There are several online calculators available to help you do those sums – including one provided by the Money Saving Expert, for example.
How else can I benefit from an offset mortgage?
Typically, an offset mortgage offers you the choice between two different benefits:
- save money in the short term by cutting your monthly mortgage payment costs by netting off the outstanding mortgage balance against your savings; or
- continue to make the normal monthly repayments based on the full mortgage balance – effectively overpaying on the offset balance – and, in that way, reducing the remaining length of your mortgage.
What are the disadvantages of offset savings mortgages?
When comparing any financial product, there are usually both pros and cons – the same is true for offset mortgages, where potential disadvantages include the following:
- your lender may charge a higher rate of interest on an offset mortgage than a regular repayment mortgage (so, at least in part undoing some of the advantages of the offset);
- you may have a smaller choice of potential lenders from which to choose your mortgage;
- you will not be earning interest on your savings – which will be greater when interest rates are higher; and
- you might be making better use of your savings – by paying off your mortgage earlier, for example.
The relative impact of these disadvantages will vary from case to case, of course, and you might want to seek specialist advice on the relative merits of managing your borrowing and savings to full advantage.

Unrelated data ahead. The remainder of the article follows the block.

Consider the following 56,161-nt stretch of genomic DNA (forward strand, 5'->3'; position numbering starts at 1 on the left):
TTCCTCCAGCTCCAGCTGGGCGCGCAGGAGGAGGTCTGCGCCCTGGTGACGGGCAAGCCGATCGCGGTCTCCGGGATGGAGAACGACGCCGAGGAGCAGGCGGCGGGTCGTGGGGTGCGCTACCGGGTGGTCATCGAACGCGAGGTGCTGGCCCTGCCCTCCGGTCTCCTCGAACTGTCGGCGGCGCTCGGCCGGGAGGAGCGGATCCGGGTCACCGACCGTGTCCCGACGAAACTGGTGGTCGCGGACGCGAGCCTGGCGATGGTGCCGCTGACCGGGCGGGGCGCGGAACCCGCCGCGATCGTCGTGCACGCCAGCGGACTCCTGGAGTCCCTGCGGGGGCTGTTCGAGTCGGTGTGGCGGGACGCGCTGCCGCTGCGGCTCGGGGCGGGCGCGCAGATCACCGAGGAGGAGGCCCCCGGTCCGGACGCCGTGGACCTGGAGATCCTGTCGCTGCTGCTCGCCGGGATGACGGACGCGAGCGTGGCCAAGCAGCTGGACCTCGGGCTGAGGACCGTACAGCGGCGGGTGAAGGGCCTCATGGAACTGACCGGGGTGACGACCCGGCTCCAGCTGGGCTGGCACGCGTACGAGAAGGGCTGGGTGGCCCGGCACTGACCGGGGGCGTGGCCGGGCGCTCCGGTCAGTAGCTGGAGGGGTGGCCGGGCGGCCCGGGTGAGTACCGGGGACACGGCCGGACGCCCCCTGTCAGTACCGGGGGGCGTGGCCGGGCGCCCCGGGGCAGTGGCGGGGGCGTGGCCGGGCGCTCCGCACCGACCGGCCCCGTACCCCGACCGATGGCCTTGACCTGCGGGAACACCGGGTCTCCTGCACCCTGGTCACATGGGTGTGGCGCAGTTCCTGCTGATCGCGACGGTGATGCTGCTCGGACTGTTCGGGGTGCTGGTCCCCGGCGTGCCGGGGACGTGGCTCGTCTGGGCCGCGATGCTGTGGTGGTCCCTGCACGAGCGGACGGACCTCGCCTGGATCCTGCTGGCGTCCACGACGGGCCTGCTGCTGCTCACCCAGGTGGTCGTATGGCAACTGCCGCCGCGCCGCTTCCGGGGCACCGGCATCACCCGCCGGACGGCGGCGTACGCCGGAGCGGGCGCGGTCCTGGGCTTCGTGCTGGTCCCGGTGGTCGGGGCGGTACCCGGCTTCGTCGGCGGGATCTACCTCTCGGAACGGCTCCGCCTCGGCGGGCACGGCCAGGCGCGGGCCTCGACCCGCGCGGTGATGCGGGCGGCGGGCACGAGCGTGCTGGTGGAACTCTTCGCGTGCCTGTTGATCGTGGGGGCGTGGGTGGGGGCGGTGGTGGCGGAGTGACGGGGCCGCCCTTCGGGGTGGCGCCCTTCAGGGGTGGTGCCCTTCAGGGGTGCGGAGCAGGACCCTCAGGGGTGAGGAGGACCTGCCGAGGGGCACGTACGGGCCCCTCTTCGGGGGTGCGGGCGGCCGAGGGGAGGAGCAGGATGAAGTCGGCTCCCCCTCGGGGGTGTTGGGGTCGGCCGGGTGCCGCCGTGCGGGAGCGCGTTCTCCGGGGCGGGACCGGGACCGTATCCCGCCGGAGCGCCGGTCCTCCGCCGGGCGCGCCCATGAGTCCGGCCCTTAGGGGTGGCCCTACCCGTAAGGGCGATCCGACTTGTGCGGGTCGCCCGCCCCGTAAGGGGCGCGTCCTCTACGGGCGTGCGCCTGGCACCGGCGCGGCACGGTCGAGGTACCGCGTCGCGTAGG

Is an offset mortgage suitable for you?
As we have seen, there are both pros and cons – and an independent financial adviser may be best placed to help you weigh up one against the other.
When interest rates are low, for example, we have also seen how an offset mortgage may work in your favour. An offset mortgage might also benefit a sole trader or self-employed contractor who can use the linked savings account to reduce the monthly cost of a mortgage yet still have access to those savings when it is time to pay the annual income tax bill.
Can I get a buy to let offset mortgage?
Offset mortgages exist on other types of mortgage – such as an offset remortgageRefinancing an existing mortgage with a new mortgage. and even offset buy to let mortgages – but they are few and far between. Seeking the advice of a mortgage broker will help you identify what products are available.
Are you thinking of getting an offset mortgage?
There is a compelling logic in linking your mortgage to a savings or current account. If the latter is used to offset – and thereby reduce – your outstanding mortgage debt, you pay less each month in a mortgage interest charge
Logic also dictates that an offset mortgage is likely to make greater sense when interest rates are low, and you would, in any case, earn little from any savings account – far better to use those savings to reduce your mortgage debt.
Nevertheless, the sums involved in weighing up the benefits and disadvantages may be quite complicated. So, you might want to consult a mortgage broker to find out whether an offset mortgage is the most suitable product for you or whether you may be better off with a standard mortgage deal.